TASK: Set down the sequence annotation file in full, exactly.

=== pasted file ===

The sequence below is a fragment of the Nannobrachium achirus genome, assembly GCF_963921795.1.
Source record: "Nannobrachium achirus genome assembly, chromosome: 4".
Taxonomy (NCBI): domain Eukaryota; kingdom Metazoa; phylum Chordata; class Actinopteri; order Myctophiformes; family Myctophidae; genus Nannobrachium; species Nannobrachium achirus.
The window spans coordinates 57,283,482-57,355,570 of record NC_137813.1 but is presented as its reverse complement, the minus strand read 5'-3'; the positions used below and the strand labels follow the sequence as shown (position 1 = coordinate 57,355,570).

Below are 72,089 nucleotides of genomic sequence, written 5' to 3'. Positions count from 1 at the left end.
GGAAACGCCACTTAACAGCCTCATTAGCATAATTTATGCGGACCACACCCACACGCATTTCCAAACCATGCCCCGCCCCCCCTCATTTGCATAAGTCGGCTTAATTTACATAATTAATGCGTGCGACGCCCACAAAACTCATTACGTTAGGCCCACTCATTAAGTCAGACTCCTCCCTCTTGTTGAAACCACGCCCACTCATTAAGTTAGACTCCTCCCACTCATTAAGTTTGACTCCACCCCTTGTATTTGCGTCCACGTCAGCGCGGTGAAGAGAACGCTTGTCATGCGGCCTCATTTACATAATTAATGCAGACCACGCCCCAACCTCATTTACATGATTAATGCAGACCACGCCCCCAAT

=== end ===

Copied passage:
The sequence below is a fragment of the Nannobrachium achirus genome, assembly GCF_963921795.1.
Source record: "Nannobrachium achirus genome assembly, chromosome: 4".
Taxonomy (NCBI): domain Eukaryota; kingdom Metazoa; phylum Chordata; class Actinopteri; order Myctophiformes; family Myctophidae; genus Nannobrachium; species Nannobrachium achirus.
The window spans coordinates 57,283,482-57,355,570 of record NC_137813.1 but is presented as its reverse complement, the minus strand read 5'-3'; the positions used below and the strand labels follow the sequence as shown (position 1 = coordinate 57,355,570).

Below are 72,089 nucleotides of genomic sequence, written 5' to 3'. Positions count from 1 at the left end.
GGAAACGCCACTTAACAGCCTCATTAGCATAATTTATGCGGACCACACCCACACGCATTTCCAAACCATGCCCCGCCCCCCCTCATTTGCATAAGTCGGCTTAATTTACATAATTAATGCGTGCGACGCCCACAAAACTCATTACGTTAGGCCCACTCATTAAGTCAGACTCCTCCCTCTTGTTGAAACCACGCCCACTCATTAAGTTAGACTCCTCCCACTCATTAAGTTTGACTCCACCCCTTGTATTTGCGTCCACGTCAGCGCGGTGAAGAGAACGCTTGTCATGCGGCCTCATTTACATAATTAATGCAGACCACGCCCCAACCTCATTTACATGATTAATGCAGACCACGCCCCCAAT